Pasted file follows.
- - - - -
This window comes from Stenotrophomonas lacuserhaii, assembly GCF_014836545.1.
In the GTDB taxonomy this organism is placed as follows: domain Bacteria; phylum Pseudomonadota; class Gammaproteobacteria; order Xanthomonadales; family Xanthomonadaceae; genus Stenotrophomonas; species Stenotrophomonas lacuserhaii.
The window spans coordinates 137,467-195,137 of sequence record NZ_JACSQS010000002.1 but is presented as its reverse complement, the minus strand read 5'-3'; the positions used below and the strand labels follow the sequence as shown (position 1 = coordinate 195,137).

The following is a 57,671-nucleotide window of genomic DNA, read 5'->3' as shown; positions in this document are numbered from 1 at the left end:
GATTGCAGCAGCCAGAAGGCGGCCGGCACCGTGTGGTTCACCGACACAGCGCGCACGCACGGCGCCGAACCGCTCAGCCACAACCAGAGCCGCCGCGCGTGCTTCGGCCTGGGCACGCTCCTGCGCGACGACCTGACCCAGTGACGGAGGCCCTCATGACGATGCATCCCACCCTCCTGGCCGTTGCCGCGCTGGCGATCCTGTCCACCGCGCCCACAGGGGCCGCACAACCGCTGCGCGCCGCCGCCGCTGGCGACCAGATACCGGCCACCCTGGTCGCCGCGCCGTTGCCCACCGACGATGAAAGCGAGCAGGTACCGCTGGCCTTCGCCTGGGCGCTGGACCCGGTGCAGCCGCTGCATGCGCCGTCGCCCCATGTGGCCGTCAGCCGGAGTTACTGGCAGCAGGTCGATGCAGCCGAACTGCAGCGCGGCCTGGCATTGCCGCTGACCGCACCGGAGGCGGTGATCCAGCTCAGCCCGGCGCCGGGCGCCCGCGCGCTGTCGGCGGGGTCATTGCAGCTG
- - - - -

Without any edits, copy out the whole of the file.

This window comes from Stenotrophomonas lacuserhaii, assembly GCF_014836545.1.
In the GTDB taxonomy this organism is placed as follows: domain Bacteria; phylum Pseudomonadota; class Gammaproteobacteria; order Xanthomonadales; family Xanthomonadaceae; genus Stenotrophomonas; species Stenotrophomonas lacuserhaii.
The window spans coordinates 137,467-195,137 of sequence record NZ_JACSQS010000002.1 but is presented as its reverse complement, the minus strand read 5'-3'; the positions used below and the strand labels follow the sequence as shown (position 1 = coordinate 195,137).

The following is a 57,671-nucleotide window of genomic DNA, read 5'->3' as shown; positions in this document are numbered from 1 at the left end:
GATTGCAGCAGCCAGAAGGCGGCCGGCACCGTGTGGTTCACCGACACAGCGCGCACGCACGGCGCCGAACCGCTCAGCCACAACCAGAGCCGCCGCGCGTGCTTCGGCCTGGGCACGCTCCTGCGCGACGACCTGACCCAGTGACGGAGGCCCTCATGACGATGCATCCCACCCTCCTGGCCGTTGCCGCGCTGGCGATCCTGTCCACCGCGCCCACAGGGGCCGCACAACCGCTGCGCGCCGCCGCCGCTGGCGACCAGATACCGGCCACCCTGGTCGCCGCGCCGTTGCCCACCGACGATGAAAGCGAGCAGGTACCGCTGGCCTTCGCCTGGGCGCTGGACCCGGTGCAGCCGCTGCATGCGCCGTCGCCCCATGTGGCCGTCAGCCGGAGTTACTGGCAGCAGGTCGATGCAGCCGAACTGCAGCGCGGCCTGGCATTGCCGCTGACCGCACCGGAGGCGGTGATCCAGCTCAGCCCGGCGCCGGGCGCCCGCGCGCTGTCGGCGGGGTCATTGCAGCTG